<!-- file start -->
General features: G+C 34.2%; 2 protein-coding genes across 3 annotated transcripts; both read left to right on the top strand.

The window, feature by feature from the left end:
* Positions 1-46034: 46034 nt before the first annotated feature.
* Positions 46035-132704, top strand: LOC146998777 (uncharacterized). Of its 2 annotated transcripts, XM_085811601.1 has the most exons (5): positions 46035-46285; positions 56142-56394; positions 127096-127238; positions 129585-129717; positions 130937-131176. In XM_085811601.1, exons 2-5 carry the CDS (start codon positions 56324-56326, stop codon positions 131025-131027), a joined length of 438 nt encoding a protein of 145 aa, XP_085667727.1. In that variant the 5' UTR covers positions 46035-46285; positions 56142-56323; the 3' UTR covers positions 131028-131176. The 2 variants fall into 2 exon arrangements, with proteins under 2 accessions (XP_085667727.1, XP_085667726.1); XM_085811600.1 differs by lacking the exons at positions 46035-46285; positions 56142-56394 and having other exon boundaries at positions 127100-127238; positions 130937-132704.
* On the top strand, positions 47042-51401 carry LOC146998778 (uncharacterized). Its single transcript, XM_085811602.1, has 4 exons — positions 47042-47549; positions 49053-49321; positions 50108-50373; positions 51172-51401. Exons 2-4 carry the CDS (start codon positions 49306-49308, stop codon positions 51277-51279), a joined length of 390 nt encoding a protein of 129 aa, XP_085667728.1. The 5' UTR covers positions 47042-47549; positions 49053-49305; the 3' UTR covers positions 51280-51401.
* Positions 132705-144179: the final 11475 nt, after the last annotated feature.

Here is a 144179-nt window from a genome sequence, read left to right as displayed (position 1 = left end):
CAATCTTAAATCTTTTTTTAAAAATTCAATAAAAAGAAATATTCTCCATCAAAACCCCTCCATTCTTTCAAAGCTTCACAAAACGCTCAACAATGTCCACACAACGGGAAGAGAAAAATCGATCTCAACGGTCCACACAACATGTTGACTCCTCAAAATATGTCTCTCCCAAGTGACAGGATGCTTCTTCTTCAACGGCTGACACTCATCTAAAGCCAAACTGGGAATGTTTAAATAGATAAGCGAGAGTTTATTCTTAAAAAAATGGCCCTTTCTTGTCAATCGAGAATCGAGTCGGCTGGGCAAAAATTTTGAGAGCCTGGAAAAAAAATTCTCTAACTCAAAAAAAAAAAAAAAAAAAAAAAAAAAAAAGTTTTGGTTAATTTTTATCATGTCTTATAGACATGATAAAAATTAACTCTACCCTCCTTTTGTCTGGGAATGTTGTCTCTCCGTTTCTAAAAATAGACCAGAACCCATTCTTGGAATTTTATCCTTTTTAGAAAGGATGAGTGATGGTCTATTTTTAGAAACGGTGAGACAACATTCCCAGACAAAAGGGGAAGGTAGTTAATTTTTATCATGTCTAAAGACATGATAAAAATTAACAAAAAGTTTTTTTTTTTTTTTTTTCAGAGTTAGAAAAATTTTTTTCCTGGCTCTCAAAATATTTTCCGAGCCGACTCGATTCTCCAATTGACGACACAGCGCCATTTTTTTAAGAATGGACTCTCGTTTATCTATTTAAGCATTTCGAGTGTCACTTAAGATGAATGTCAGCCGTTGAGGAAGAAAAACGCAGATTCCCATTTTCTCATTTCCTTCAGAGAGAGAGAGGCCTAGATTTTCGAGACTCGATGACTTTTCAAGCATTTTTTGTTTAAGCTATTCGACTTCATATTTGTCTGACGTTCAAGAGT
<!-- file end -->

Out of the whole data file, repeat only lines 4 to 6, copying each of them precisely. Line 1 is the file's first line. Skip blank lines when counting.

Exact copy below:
* Positions 46035-132704, top strand: LOC146998777 (uncharacterized). Of its 2 annotated transcripts, XM_085811601.1 has the most exons (5): positions 46035-46285; positions 56142-56394; positions 127096-127238; positions 129585-129717; positions 130937-131176. In XM_085811601.1, exons 2-5 carry the CDS (start codon positions 56324-56326, stop codon positions 131025-131027), a joined length of 438 nt encoding a protein of 145 aa, XP_085667727.1. In that variant the 5' UTR covers positions 46035-46285; positions 56142-56323; the 3' UTR covers positions 131028-131176. The 2 variants fall into 2 exon arrangements, with proteins under 2 accessions (XP_085667727.1, XP_085667726.1); XM_085811600.1 differs by lacking the exons at positions 46035-46285; positions 56142-56394 and having other exon boundaries at positions 127100-127238; positions 130937-132704.
* On the top strand, positions 47042-51401 carry LOC146998778 (uncharacterized). Its single transcript, XM_085811602.1, has 4 exons — positions 47042-47549; positions 49053-49321; positions 50108-50373; positions 51172-51401. Exons 2-4 carry the CDS (start codon positions 49306-49308, stop codon positions 51277-51279), a joined length of 390 nt encoding a protein of 129 aa, XP_085667728.1. The 5' UTR covers positions 47042-47549; positions 49053-49305; the 3' UTR covers positions 51280-51401.
* Positions 132705-144179: the final 11475 nt, after the last annotated feature.